Remember that RAM (not processor speed) is key to making Mac OS X run at peak performance. Make sure that you have at least 512 MB, preferably 1 GB. Chances are very good that your machine uses the old standard PC100/PC133 168-pin SDRAM, which is available for extremely reasonable prices nowadays. Pick up as much as you can afford, and cram it in. (A good idea even if you run Linux.)

I highly recommend this route if you/your friend is not already an experienced Linux user; one of the major appeals of the Mac platform is the operating system. My not-so-humble opinion is that Mac OS X absolutely blows away any Linux distribution, even for the hardest core UNIX fans, considering it runs on top of a BSD UNIX-based kernel. Running OS X also solves the problem of modern browsers not being available that you would otherwise face by sticking with Mac OS 9. Your machine is not old enough that you're consigned to running a Linux distro on it just to make it barely usable on the Web. Apple's Safari (included with OS X; be sure to download the latest version) is an incredible browser on the Mac (less so on Windows), or you can run Firefox, Opera, OmniWeb, Chrome, etc.

If you're sure that you want to run a Linux distro, you truly have countless options. Again, your hardware isn't old enough to limit your options, and almost all of the mainstream Linux distributions (and some of the not-quite-so-mainstream distributions, as well) have been ported to PowerPC. You might find this site to be interesting. In general, I would probably select from one of the following distros:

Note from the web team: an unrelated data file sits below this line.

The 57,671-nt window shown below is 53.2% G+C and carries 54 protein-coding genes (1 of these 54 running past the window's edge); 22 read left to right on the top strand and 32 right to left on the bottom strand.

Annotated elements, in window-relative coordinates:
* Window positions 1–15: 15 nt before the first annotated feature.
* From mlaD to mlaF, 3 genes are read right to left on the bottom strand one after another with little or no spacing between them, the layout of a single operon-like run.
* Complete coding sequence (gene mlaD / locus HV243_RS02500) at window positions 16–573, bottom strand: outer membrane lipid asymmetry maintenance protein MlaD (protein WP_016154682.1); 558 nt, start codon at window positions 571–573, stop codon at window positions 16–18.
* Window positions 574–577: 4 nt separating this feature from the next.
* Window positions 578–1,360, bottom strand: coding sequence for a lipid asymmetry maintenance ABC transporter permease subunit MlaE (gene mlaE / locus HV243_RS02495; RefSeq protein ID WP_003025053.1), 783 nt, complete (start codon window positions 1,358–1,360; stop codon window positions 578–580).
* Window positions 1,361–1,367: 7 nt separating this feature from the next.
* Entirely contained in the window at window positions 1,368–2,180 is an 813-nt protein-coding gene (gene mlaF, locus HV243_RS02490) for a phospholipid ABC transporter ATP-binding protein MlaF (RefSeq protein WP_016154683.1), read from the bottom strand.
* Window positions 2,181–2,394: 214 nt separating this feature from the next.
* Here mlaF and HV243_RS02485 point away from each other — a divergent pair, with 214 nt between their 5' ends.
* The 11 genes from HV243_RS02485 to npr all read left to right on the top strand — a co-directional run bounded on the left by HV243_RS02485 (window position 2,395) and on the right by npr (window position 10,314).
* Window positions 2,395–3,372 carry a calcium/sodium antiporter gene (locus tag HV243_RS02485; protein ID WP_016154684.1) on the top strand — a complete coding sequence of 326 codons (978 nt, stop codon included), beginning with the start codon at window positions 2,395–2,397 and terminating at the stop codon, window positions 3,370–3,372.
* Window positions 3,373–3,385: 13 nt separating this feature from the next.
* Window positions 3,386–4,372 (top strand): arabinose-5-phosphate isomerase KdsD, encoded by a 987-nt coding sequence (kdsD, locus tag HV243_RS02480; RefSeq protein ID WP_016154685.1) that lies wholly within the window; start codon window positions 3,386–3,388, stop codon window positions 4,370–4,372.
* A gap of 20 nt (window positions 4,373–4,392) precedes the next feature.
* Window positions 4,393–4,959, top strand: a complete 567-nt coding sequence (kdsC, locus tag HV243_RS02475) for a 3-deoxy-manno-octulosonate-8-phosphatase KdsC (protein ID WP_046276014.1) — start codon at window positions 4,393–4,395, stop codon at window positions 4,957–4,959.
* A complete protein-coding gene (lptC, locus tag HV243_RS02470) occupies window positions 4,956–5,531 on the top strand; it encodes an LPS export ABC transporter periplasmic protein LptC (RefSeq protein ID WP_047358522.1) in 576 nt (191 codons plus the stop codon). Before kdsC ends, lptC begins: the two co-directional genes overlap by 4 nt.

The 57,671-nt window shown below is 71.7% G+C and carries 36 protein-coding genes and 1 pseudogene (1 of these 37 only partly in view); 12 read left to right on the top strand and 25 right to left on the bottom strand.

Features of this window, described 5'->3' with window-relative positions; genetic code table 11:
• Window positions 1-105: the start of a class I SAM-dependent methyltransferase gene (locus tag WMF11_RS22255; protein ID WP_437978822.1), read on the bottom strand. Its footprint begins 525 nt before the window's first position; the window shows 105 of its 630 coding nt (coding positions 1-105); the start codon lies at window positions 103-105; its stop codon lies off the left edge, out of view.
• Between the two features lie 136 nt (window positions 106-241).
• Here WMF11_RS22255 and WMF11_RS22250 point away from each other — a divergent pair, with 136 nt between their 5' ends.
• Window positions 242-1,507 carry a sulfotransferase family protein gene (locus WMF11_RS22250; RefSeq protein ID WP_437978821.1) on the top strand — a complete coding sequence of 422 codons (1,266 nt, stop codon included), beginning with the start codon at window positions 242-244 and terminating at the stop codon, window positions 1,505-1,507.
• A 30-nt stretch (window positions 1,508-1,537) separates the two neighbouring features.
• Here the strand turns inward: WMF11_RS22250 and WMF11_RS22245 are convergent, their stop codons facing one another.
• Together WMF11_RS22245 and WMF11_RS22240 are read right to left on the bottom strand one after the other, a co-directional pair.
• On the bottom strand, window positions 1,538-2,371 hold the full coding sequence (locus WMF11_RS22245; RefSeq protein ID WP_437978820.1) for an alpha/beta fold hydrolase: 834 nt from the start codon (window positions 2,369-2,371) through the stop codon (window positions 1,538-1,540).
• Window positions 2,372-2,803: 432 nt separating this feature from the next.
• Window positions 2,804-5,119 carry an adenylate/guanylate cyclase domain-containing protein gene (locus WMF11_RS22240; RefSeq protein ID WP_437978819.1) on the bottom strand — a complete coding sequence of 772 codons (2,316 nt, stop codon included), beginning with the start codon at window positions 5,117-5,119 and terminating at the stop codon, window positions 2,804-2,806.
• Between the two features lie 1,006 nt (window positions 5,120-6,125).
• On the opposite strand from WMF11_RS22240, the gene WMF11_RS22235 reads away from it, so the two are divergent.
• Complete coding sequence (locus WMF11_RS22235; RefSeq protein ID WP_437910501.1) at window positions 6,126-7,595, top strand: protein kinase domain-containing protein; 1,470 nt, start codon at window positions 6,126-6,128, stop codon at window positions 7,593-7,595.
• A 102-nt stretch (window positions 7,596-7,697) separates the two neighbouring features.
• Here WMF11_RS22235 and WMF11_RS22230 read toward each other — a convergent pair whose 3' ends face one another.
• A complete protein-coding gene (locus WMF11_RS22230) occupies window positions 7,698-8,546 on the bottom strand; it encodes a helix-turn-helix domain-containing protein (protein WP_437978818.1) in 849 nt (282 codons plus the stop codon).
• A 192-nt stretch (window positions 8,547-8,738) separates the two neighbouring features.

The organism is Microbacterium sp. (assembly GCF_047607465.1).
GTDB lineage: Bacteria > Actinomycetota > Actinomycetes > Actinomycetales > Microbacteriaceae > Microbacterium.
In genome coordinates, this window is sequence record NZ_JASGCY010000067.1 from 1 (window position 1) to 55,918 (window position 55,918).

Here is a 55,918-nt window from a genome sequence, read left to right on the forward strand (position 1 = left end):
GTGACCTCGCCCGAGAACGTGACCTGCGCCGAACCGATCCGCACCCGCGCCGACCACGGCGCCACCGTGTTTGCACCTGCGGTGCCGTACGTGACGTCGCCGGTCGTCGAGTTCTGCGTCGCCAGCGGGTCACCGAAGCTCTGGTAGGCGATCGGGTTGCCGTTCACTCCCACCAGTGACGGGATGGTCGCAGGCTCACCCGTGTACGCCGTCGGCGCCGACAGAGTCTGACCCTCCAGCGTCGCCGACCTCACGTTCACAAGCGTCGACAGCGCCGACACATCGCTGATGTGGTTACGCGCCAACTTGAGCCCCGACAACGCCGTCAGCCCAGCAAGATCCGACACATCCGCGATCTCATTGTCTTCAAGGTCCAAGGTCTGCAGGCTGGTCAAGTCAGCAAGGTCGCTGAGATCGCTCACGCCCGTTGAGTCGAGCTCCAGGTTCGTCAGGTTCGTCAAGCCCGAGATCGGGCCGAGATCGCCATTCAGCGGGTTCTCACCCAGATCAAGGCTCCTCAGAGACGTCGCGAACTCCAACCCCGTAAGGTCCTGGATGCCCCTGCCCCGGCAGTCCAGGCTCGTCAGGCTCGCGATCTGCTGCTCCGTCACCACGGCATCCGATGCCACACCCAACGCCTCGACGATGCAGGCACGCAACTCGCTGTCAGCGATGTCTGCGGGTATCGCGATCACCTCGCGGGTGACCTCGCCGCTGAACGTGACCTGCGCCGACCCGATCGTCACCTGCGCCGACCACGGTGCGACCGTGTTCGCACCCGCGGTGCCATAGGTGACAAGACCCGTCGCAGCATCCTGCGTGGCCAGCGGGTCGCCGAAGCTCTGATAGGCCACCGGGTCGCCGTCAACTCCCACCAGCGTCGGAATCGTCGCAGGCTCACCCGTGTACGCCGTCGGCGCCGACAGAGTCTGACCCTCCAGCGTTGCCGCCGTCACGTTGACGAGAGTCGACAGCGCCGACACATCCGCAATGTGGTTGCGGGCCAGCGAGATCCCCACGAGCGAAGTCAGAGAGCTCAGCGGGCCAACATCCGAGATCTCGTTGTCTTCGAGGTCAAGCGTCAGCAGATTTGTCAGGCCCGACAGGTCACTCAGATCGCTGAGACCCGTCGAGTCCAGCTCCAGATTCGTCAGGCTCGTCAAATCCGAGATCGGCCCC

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According to this article, Firefox 3.6 may well be the last version available for PPC. Camino continues to be an alternative–for now. – oKtosiTe Feb 27 '11 at 0:46
@oKtosiTe: Yeah, I don't really know. I stopped keeping up with Firefox development when Chrome came out. I honestly don't know why anyone would use anything other than Safari on the Mac, and Chrome blows away Firefox on Windows. I definitely preferred Camino on the Mac before Safari came out. Safari 5 is available for PPC, and though I can't tell from that article, if they're dropping PPC support for Firefox, there seems little reason to assume it will continue working on PPC Linux distros. – Cody Gray Feb 27 '11 at 4:45

I have an old g4 iMac that runs xubuntu beautifully. I have no problems with a multitude of browsers for most of my online needs. The only concern you'll have is getting flash to work due to the fact that it is a ppc, but that is a concern for any distro you go with.

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Please note that Ubuntu is no longer officially supported on PowerPC, but a community build is still available. – oKtosiTe Feb 27 '11 at 0:43
Flash works just fine on PowerPC processors running OS X. Not sure what the Linux folks' problem is. – Cody Gray Feb 27 '11 at 4:46
OS X.4 yes, flash will work on a PPC, but with OS X.3 and under, flash is not supported unless you use open source alternatives such as gnash. – MaQleod Feb 27 '11 at 5:58